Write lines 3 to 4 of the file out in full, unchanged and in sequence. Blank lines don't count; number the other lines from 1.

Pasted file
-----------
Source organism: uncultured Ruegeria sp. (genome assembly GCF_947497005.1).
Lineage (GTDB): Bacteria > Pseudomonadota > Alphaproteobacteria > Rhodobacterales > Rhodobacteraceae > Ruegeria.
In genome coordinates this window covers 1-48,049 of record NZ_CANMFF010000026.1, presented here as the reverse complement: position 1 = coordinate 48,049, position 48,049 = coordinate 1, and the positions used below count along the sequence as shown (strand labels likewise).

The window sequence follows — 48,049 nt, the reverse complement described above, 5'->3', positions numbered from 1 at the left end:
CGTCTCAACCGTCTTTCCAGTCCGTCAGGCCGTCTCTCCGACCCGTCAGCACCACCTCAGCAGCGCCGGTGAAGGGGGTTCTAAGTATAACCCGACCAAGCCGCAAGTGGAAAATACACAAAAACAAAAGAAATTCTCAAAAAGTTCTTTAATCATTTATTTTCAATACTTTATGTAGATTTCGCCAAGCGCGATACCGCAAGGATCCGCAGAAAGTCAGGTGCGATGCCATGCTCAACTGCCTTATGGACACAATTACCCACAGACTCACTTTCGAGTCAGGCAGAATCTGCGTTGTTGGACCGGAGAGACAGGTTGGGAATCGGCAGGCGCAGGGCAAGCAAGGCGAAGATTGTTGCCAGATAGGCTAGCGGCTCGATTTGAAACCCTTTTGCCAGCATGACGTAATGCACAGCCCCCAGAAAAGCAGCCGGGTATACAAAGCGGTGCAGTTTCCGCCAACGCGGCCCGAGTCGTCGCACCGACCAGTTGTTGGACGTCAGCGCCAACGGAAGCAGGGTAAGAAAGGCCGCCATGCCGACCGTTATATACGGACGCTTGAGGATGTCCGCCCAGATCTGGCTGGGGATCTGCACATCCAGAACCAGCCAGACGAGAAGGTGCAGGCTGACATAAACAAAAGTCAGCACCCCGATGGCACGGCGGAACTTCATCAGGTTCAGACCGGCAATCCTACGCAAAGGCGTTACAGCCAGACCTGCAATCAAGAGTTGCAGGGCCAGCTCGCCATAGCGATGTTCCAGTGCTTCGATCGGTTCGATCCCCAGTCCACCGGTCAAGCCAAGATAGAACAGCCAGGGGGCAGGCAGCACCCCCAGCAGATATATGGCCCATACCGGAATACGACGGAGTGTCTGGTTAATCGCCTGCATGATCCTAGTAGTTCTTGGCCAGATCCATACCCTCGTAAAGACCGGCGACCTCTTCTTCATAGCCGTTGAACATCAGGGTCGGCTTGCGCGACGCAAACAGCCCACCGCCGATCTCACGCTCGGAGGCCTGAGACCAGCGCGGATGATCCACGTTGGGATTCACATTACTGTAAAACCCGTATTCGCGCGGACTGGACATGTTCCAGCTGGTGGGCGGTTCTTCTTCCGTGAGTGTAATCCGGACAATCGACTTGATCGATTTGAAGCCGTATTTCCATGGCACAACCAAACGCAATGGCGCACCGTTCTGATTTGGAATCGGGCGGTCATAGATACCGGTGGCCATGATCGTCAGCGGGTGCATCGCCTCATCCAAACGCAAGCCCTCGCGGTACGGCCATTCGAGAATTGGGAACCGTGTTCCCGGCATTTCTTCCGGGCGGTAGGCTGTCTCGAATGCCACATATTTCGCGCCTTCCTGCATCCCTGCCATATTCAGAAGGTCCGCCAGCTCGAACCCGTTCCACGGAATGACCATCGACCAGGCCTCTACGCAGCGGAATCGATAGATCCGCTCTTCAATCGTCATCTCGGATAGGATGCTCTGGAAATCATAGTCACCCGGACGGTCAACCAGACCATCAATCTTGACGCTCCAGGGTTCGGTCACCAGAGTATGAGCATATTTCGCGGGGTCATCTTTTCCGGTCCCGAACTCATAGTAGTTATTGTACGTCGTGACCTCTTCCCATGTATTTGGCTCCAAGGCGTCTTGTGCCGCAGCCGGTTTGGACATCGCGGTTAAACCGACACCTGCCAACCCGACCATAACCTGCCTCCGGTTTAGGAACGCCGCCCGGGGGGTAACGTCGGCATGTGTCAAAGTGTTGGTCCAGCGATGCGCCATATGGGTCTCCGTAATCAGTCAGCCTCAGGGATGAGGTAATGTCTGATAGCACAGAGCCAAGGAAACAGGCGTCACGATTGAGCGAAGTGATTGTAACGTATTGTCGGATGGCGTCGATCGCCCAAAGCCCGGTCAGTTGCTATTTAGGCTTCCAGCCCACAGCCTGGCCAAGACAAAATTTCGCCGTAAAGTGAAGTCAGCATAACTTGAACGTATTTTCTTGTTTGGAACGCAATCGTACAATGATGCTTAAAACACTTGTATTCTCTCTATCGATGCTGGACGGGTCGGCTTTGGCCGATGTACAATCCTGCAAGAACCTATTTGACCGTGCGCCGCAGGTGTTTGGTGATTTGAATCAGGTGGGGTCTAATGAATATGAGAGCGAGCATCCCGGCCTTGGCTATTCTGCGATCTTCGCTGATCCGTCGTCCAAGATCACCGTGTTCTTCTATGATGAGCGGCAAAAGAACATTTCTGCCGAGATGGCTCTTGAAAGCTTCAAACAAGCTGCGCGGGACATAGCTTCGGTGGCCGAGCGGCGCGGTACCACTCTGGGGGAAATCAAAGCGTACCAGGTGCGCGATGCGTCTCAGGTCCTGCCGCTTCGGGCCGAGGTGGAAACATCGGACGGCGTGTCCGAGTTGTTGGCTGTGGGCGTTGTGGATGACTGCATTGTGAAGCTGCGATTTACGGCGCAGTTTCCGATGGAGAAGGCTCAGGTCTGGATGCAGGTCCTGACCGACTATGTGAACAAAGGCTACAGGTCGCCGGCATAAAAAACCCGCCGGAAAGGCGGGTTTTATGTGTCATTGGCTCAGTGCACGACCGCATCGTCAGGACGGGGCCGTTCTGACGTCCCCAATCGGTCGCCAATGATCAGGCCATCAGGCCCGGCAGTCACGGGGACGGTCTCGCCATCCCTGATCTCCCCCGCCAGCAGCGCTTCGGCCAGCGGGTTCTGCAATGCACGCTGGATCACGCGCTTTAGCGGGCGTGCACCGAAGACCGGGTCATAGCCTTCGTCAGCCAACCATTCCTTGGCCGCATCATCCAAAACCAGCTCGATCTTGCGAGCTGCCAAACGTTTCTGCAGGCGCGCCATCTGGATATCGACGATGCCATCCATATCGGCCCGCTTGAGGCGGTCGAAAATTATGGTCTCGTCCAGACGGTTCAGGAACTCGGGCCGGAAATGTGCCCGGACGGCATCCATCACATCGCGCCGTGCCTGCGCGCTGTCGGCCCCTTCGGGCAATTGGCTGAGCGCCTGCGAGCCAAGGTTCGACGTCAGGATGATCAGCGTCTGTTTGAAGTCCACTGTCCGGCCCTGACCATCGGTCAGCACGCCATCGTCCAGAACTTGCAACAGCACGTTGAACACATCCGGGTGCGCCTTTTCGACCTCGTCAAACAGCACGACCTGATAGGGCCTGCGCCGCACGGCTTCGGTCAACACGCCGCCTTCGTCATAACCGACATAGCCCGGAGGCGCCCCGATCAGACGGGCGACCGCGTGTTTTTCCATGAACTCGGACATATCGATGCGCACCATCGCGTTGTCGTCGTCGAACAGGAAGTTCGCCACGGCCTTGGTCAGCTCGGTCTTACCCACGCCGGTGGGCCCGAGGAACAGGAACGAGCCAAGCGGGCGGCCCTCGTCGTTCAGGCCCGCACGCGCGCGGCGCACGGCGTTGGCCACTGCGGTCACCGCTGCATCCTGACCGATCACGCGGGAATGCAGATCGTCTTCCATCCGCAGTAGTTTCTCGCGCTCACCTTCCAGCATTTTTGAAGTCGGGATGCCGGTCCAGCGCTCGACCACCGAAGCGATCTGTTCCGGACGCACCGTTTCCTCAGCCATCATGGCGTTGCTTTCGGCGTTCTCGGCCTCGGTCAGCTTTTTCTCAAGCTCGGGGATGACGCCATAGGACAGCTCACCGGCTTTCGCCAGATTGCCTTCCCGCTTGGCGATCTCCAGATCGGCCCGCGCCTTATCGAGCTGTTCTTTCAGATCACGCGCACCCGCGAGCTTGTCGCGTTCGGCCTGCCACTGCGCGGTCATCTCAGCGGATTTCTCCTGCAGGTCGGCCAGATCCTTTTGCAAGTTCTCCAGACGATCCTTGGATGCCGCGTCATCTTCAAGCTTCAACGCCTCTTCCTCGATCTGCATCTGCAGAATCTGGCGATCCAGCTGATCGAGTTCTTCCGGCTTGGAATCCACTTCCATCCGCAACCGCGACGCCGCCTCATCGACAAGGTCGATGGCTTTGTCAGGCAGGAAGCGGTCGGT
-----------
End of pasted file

In genome coordinates this window covers 1-48,049 of record NZ_CANMFF010000026.1, presented here as the reverse complement: position 1 = coordinate 48,049, position 48,049 = coordinate 1, and the positions used below count along the sequence as shown (strand labels likewise).

The window sequence follows — 48,049 nt, the reverse complement described above, 5'->3', positions numbered from 1 at the left end: